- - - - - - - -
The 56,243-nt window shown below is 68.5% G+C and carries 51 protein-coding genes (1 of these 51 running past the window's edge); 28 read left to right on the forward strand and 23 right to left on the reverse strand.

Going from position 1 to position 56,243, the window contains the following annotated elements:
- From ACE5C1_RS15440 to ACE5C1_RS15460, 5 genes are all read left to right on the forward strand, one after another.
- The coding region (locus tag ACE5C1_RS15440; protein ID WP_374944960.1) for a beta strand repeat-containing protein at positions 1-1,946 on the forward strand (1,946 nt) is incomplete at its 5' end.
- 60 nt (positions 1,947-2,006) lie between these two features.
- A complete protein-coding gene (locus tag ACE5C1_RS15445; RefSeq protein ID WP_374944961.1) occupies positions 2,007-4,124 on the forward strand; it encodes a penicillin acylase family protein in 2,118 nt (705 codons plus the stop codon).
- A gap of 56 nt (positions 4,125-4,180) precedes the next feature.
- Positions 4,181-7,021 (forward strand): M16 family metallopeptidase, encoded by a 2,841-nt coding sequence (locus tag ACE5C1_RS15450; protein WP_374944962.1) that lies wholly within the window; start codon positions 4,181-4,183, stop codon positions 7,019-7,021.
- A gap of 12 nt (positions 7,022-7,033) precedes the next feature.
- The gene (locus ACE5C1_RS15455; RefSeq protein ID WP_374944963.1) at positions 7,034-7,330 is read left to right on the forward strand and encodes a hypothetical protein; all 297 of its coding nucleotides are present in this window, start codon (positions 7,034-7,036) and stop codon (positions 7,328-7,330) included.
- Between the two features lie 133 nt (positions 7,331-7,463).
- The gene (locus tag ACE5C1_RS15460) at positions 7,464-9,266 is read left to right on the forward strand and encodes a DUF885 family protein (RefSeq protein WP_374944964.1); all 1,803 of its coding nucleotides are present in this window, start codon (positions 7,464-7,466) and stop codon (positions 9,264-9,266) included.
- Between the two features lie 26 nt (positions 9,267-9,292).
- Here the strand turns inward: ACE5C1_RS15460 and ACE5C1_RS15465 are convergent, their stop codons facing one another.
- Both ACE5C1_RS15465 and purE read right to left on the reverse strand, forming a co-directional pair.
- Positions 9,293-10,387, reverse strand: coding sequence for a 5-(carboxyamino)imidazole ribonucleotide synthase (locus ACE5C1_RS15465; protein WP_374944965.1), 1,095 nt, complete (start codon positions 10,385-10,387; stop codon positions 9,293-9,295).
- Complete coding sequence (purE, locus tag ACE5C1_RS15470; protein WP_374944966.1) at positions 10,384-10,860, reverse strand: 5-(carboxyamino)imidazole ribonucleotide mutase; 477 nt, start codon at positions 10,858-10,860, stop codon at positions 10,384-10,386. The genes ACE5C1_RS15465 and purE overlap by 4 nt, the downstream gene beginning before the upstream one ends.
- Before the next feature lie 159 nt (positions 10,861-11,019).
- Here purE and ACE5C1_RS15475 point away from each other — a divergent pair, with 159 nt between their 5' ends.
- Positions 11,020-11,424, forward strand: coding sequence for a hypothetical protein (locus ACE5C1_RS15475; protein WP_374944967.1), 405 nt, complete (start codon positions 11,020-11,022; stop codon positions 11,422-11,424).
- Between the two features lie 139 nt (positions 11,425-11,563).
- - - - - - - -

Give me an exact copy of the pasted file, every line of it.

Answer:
The 56,243-nt window shown below is 68.5% G+C and carries 51 protein-coding genes (1 of these 51 running past the window's edge); 28 read left to right on the forward strand and 23 right to left on the reverse strand.

Going from position 1 to position 56,243, the window contains the following annotated elements:
- From ACE5C1_RS15440 to ACE5C1_RS15460, 5 genes are all read left to right on the forward strand, one after another.
- The coding region (locus tag ACE5C1_RS15440; protein ID WP_374944960.1) for a beta strand repeat-containing protein at positions 1-1,946 on the forward strand (1,946 nt) is incomplete at its 5' end.
- 60 nt (positions 1,947-2,006) lie between these two features.
- A complete protein-coding gene (locus tag ACE5C1_RS15445; RefSeq protein ID WP_374944961.1) occupies positions 2,007-4,124 on the forward strand; it encodes a penicillin acylase family protein in 2,118 nt (705 codons plus the stop codon).
- A gap of 56 nt (positions 4,125-4,180) precedes the next feature.
- Positions 4,181-7,021 (forward strand): M16 family metallopeptidase, encoded by a 2,841-nt coding sequence (locus tag ACE5C1_RS15450; protein WP_374944962.1) that lies wholly within the window; start codon positions 4,181-4,183, stop codon positions 7,019-7,021.
- A gap of 12 nt (positions 7,022-7,033) precedes the next feature.
- The gene (locus ACE5C1_RS15455; RefSeq protein ID WP_374944963.1) at positions 7,034-7,330 is read left to right on the forward strand and encodes a hypothetical protein; all 297 of its coding nucleotides are present in this window, start codon (positions 7,034-7,036) and stop codon (positions 7,328-7,330) included.
- Between the two features lie 133 nt (positions 7,331-7,463).
- The gene (locus tag ACE5C1_RS15460) at positions 7,464-9,266 is read left to right on the forward strand and encodes a DUF885 family protein (RefSeq protein WP_374944964.1); all 1,803 of its coding nucleotides are present in this window, start codon (positions 7,464-7,466) and stop codon (positions 9,264-9,266) included.
- Between the two features lie 26 nt (positions 9,267-9,292).
- Here the strand turns inward: ACE5C1_RS15460 and ACE5C1_RS15465 are convergent, their stop codons facing one another.
- Both ACE5C1_RS15465 and purE read right to left on the reverse strand, forming a co-directional pair.
- Positions 9,293-10,387, reverse strand: coding sequence for a 5-(carboxyamino)imidazole ribonucleotide synthase (locus ACE5C1_RS15465; protein WP_374944965.1), 1,095 nt, complete (start codon positions 10,385-10,387; stop codon positions 9,293-9,295).
- Complete coding sequence (purE, locus tag ACE5C1_RS15470; protein WP_374944966.1) at positions 10,384-10,860, reverse strand: 5-(carboxyamino)imidazole ribonucleotide mutase; 477 nt, start codon at positions 10,858-10,860, stop codon at positions 10,384-10,386. The genes ACE5C1_RS15465 and purE overlap by 4 nt, the downstream gene beginning before the upstream one ends.
- Before the next feature lie 159 nt (positions 10,861-11,019).
- Here purE and ACE5C1_RS15475 point away from each other — a divergent pair, with 159 nt between their 5' ends.
- Positions 11,020-11,424, forward strand: coding sequence for a hypothetical protein (locus ACE5C1_RS15475; protein WP_374944967.1), 405 nt, complete (start codon positions 11,020-11,022; stop codon positions 11,422-11,424).
- Between the two features lie 139 nt (positions 11,425-11,563).